How to Avoid Filing for Bankruptcy after a Costly Divorce

Going through a divorce is tough enough to deal with emotionally and mentally, but financial problems can easily surface and cause even more distress after a divorce.  Some people have to go as far as filing bankruptcy just to cope with the financial difficulties they face.  If not managed well, however, filing bankruptcy can be a major financial setback.  Here’s how to avoid filing for bankruptcy after a costly divorce:

Step 1:  Understand the drawbacks.

The first step to avoiding bankruptcy is to understand the repercussions of filing for bankruptcy.  Although bankruptcy can save you the trouble of dealing with collectors, personal bankruptcy has a long-lasting effect on your credit.  In fact, the bankruptcy filing will last for ten years on your credit report, which can keep you from acquiring credit, getting insurance, or even getting a job more easily.  Remember, filing for bankruptcy should only be used as a last resort for dealing with your debt.

Step 2:  Get on top of things.

The next step is to try and pull yourself and your life together.  The sooner you can pull yourself together, the sooner you will be able to concentrate on doing what it takes to get things better.  Make sure you sort out your assets, getting to all of your belongings, properties, and investments.  Focus your attention and energy into your career to take your mind off of the divorce issues.  Keep active in your life so you are always working toward making things better.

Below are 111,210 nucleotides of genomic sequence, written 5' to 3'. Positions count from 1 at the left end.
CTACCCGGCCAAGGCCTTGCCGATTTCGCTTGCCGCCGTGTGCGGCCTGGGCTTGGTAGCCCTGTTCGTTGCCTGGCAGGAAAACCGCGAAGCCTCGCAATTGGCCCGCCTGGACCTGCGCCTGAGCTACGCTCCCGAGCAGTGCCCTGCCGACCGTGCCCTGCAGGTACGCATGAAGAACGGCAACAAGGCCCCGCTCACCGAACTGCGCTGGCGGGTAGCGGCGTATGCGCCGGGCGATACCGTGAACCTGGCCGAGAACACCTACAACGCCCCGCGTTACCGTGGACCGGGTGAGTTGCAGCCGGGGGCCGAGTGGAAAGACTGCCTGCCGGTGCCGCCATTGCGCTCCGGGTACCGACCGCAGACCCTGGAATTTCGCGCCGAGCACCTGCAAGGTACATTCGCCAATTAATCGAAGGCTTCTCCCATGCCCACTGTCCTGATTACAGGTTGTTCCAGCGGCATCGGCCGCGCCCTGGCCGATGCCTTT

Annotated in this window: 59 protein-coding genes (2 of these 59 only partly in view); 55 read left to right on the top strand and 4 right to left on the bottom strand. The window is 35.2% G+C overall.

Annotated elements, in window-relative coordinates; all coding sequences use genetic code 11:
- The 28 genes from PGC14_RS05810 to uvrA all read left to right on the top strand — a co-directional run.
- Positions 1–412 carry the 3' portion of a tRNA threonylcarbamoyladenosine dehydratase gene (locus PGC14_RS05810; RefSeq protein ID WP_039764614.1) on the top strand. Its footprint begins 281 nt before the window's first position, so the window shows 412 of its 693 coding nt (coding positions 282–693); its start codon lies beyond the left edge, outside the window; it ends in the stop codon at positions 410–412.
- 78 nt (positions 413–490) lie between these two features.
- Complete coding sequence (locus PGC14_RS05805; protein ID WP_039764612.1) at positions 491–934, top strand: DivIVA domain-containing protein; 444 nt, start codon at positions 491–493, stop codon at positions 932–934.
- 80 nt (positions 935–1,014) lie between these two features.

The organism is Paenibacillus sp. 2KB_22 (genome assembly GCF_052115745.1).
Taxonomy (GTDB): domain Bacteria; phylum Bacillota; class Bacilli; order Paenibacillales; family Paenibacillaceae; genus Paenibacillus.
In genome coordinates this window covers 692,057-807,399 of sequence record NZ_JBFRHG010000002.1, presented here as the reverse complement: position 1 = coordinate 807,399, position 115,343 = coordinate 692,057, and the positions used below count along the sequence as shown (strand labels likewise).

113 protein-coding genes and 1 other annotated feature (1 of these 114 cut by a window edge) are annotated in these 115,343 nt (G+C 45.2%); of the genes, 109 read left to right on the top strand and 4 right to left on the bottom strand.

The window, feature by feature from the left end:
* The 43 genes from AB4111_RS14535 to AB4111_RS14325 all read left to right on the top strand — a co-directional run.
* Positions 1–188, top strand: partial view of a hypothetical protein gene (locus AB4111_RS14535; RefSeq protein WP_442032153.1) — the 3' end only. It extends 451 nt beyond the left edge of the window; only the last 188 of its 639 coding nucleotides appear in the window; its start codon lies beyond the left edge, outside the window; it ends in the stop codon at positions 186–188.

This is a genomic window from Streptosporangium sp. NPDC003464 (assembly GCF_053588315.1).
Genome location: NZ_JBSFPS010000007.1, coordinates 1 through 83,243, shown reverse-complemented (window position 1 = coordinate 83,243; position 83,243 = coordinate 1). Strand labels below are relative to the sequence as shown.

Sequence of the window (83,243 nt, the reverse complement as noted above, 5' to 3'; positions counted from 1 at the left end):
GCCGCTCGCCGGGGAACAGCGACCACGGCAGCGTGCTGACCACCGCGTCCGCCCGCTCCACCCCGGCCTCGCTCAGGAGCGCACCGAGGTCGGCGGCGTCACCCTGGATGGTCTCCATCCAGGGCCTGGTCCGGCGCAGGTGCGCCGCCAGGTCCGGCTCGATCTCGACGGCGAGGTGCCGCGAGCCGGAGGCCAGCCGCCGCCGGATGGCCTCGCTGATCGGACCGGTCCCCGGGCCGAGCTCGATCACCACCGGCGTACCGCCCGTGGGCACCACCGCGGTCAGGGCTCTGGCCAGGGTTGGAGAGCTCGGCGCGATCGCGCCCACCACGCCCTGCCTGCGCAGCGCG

Step 3:  Get help.

No matter how much you believe that you can deal with your struggles on your own, why deal with it alone if you don’t have to?  The sources for help seem endless.  You can get help from relatives, friends, loved ones, and colleagues, not to mention bankruptcy consultation agencies, divorce attorneys, and financial advisers.  Remember that you are not alone, because there are a lot of people out there who can help you get through both your emotional and your financial hardships with your divorce.

What you can do is set personal differences aside and focus on the issue at hand.  Work with your attorney and even your former spouse to arrive at a better settlement.  Be open about your current financial situation to find a better solution.

Photo Credit : ryaninc

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Comments

  1. First of all, think whether the divorce is really appropriate and necessary, remember that filing a divorce can cost you more than just your money but your reputation and respect as well. It also adds further burden to your wallet if your spouse demands you to support the children, even if they are not in your custody. Talk things out first before settling for divorce, even if you have irreconcilable differences and irritate each other’s nerves, remember that sticking together for the sake of financial stability is better than finding yourself in a serious predicament.

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